I mean I think as I mentioned in my comments, on tax rate, we’ve continued to see sort of a more normalized tax rate, obviously up to the deferred tax asset change at the end of last fiscals. I think from a directional standpoint, I think our year-to-date rate is in sort of I’ll call it around 39.5%. But I think as we mentioned, because of the number or dollar amount of operating losses that we have, we don’t anticipate paying any kind of significant cash taxes for the next several years. So, again a more normalized rate sort of in that 40ish range I’ll say, but as far as cash taxes, pretty limited over the next several years.

Mark Smith – Feltl & Co

Great. Thanks guys.

Operator

Your next question comes from the line of Conrad Lyon with B. Riley & Co.

Conrad Lyon – B Riley & Co

Thanks, guys. First of all, congratulations on showing some positive stockholder equity. It’s been a long time. Let’s see.

Mark Wolfinger

Morning. We commented on as well.

Conrad Lyon – B Riley & Co

Yes.

John Miller

That’s good. You looked at the balance sheet. That’s really good.

Conrad Lyon – B Riley & Co

Thanks. All right, question on the guidance. Okay, that – this, the same-store sales guidance, low end has kept intact. As it relates to the EBITDA guidance coming down, is there some other cost not directed towards sales or aligned with sales that’s coming in there? I know you talked about the workers’ comp, but perhaps can you point us to something else that’s influencing...

Mark Wolfinger

Yes, Conrad I think it’s probably – so G&A, we originally guided to be $3 million to $6 million higher than the prior year. Kind of our updated thinking is towards the high end of that range; it’s around $60 million to $61 million for the annual number, and that’s total G&A...

Conrad Lyon – B Riley & Co

Okay.

Mark Wolfinger

That we report. So that might be the – one of the items that you are speaking about.

Conrad Lyon – B Riley & Co

Gotcha. Okay, fair enough. Question on The Hobbit program, is that intended to attract a whole new demo to the company or is it to enhance perhaps existing traffic, or both?

Whit Kincaid

Yes. That’s a great question. I think this is – think of it as an opportunity; this is the blockbuster. It’s predicted to be – certainly, we have a lot of confidence, that’s true. The producers thought Denny’s as an appropriate fit for the family audience, and we do – one of our primary audience is families out with their kids. We have other audiences that are important to us, no question; Hispanics, Boomers, Millennials that don’t cook tend to score Denny’s pretty highly. But The Hobbit will feel the families. The trading cards we think is the nice benefit; it’s unique to Denny’s. It’s an opportunity for us to sell skillets and platters and breakfast items that cover lots of day-parts with a very popular movie, with Hobbit’s that eats selling on today. So what could be better than that?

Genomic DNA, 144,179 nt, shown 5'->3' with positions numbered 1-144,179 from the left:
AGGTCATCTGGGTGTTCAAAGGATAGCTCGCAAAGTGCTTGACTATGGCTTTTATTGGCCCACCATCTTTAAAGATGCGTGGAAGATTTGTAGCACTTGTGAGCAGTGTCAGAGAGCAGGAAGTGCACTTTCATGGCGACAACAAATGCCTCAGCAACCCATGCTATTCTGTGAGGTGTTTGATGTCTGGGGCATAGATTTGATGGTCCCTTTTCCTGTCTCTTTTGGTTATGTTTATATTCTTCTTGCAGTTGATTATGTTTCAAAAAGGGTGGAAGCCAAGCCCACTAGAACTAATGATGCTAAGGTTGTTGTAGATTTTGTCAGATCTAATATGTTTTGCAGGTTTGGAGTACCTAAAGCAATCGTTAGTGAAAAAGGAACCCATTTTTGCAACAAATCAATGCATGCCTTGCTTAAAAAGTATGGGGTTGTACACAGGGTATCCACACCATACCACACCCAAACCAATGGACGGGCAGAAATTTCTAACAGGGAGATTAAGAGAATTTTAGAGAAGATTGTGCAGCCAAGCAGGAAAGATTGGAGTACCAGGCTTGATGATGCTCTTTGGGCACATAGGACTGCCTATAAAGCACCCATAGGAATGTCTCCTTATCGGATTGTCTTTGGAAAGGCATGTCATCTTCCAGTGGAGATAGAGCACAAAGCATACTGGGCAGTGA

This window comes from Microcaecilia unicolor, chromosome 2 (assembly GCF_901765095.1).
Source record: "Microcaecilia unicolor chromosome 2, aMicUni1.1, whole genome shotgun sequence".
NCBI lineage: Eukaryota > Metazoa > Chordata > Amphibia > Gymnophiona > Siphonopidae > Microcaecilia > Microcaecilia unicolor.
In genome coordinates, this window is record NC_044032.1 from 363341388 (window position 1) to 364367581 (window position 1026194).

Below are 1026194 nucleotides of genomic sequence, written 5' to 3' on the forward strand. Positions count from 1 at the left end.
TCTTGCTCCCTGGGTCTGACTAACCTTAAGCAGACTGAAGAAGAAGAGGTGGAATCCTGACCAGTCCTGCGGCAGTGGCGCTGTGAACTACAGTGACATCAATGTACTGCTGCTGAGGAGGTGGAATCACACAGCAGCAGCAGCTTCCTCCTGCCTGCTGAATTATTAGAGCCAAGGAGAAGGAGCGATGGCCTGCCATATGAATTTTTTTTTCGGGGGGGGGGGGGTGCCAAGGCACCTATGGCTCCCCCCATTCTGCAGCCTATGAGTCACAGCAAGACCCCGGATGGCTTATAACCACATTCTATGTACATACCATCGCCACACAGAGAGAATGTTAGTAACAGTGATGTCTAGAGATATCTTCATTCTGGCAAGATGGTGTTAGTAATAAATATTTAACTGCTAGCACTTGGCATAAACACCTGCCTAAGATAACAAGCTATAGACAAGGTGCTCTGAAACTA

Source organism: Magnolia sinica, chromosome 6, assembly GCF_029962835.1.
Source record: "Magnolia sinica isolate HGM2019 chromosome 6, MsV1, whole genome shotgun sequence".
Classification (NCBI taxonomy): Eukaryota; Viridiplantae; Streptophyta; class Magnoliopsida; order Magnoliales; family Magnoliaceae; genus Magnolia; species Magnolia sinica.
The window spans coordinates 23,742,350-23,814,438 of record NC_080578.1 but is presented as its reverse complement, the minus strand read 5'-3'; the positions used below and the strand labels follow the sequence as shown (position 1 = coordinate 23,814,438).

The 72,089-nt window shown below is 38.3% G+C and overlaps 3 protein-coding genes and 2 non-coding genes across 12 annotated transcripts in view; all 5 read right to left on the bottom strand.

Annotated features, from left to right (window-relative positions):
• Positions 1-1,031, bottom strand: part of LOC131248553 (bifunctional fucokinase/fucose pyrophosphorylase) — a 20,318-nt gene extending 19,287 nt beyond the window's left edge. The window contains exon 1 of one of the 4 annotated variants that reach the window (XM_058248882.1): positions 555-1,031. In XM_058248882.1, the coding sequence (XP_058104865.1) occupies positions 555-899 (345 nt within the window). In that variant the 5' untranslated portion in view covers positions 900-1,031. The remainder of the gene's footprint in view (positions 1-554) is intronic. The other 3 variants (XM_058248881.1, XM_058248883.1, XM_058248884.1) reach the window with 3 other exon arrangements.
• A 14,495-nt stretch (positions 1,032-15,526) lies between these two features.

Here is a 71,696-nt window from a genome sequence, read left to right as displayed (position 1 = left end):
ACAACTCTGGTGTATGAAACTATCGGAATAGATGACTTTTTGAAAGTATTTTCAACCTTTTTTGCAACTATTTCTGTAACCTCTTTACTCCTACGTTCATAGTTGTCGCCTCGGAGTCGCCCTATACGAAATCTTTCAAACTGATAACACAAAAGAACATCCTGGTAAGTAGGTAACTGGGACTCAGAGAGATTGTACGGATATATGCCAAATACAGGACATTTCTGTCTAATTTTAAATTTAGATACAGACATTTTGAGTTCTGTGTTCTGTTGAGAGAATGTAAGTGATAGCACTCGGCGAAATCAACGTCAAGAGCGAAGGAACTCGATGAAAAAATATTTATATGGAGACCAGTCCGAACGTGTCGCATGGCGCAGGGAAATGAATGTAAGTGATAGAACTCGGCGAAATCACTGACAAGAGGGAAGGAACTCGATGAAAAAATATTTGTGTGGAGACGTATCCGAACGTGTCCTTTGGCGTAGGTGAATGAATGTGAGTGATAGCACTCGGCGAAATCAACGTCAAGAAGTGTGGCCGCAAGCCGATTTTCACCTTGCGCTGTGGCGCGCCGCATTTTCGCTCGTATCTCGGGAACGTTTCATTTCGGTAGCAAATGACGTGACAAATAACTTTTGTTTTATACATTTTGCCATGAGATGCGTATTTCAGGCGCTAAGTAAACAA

But I think another way to look at it is, it’s another very well orchestrated limited-time offer that touches all the key points where Denny’s – where we’re trying to take our brand. One other interesting point is that the collaborative work between our operation’s Brand Advisory Council with our franchisees and the operations – or the Marketing Brand Advisory Council with our franchisees participating has been extraordinary to come up with this module. And we think the work is very good, from pricing, to an array of pricing, to tiered pricing, to value offerings, to consumer appeal, and the food is really good; it’s really good. So we’re excited about it and we’ll see what happens.

Conrad Lyon – B Riley & Co

Yes, same here. In terms of – from a financing standpoint, was there any of costs that were supported by Warner Bros, or is it predominately Denny’s?

Whit Kincaid

No. So we have access – so we – we’re – our investment in this module is about the same as the white – five modules up and it’s about what it is. And then – but we get the tag-on benefit. So part of that investment, from banner ads to social media to different ways in which we engage and let the public know that we have a Hobbit tie-in would be inside us – our normal module investment. And I think the – I think that’s – I think that covers it.

Conrad Lyon – B Riley & Co